The name game

I’ve now written seven novels—five published, one due for release in June, one submitted, fate unknown. And I’ve started on number eight.

As I was thinking of character names for the new story, it occurred to me that in the interest of not repeating myself, I needed a list of previously used names in each book and short story.

So I created a table in a document and slotted in names. There are a lot. And it’s not just people; there are cats, dogs, and horses too. Combining all the characters and pets in The Starling Hill Trilogy, I came up with 37. And I may have missed a few of the minor characters.

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The start of the lists

Of the standalone romances, I thought Christmas at Winterbourne would be the winner with 26, but the June book with 35 has topped it. No need for alarm though, readers. There are only six main characters, the rest are the supporting cast, some of whom are only mentioned in passing. But in the interests of being thorough, I’ve attempted to put all named characters on the lists.

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The book coming out in June features fish – they don’t have names!

I have had to resort to searching baby name websites at times. But names mostly come to me as I start to write and I get a feel for if the name fits the characters.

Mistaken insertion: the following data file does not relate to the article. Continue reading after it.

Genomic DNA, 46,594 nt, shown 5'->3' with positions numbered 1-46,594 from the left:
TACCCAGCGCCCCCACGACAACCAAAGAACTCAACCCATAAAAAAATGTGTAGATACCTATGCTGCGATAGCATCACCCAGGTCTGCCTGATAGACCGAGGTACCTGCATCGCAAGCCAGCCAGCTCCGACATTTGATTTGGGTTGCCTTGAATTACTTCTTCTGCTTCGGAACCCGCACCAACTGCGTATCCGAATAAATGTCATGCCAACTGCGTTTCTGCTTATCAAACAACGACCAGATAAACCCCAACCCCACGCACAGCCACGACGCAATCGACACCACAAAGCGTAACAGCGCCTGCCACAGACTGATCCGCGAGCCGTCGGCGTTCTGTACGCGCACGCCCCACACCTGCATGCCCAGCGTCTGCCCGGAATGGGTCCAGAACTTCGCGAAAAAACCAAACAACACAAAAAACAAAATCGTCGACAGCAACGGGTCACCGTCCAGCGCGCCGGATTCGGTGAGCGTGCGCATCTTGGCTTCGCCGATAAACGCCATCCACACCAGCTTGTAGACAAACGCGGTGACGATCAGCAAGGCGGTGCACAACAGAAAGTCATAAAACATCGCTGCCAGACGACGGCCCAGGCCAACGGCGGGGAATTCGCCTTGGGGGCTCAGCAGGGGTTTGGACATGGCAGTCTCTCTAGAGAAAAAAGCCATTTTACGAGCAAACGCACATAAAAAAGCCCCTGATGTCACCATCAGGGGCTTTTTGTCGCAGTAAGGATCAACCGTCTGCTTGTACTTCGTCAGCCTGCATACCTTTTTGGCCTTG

This list of the Top 10 American Girls’ names in 1967 was useful and I noted that I’ve used six so far.

Lisa / Kimberly / Michelle / Mary / Susan / Karen / Angela / Tammy / Melissa / Jennifer

This list reminded me—I also named the ten hens and two roosters in Starting Over, which brings that book’s total to well past Christmas at Winterbourne and level with the June release. The residents of the chicken coop at the farm were all named after Roman goddesses and gods: Juno, Ceres, Aurora, Venus, Flora, Fortuna, Diana, Bellona, Minerva, Luna, Apollo and Jupiter.

I’ve mentioned before that I use Scrivener as a writing tool. With having multiple points of view in my novels, it’s very good for helping me keep track of character movements as their interweaving stories develop. By naming each scene, I can easily find out where I left a particular character in a previous chapter.

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From Christmas at Winterbourne

Listing the names started out as an exercise to avoid repetition. But it has also served to give me an overview of the number of characters in each book. I was rather overwhelmed to see just how many there were – and, giving you fair warning, there’s more to come!


Christmas at Winterbourne is in print…available on Amazon: Amazon UK / Amazon US

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Buying options for ebooks:

Christmas at WinterbourneAffinity eBooks / Amazon US / Amazon UK /Barnes & Noble /Bella Books / Smashwords /Apple iTunes

The Circle Dance: Affinity eBooks /Amazon US / Amazon UK / Barnes & Noble / Bella Books/Smashwords / Apple iTunes

The Starling Hill Trilogy:

Starting OverAffinity eBooks / Amazon US / Amazon UK / Barnes & Noble / Bella Books /Smashwords Apple iTunes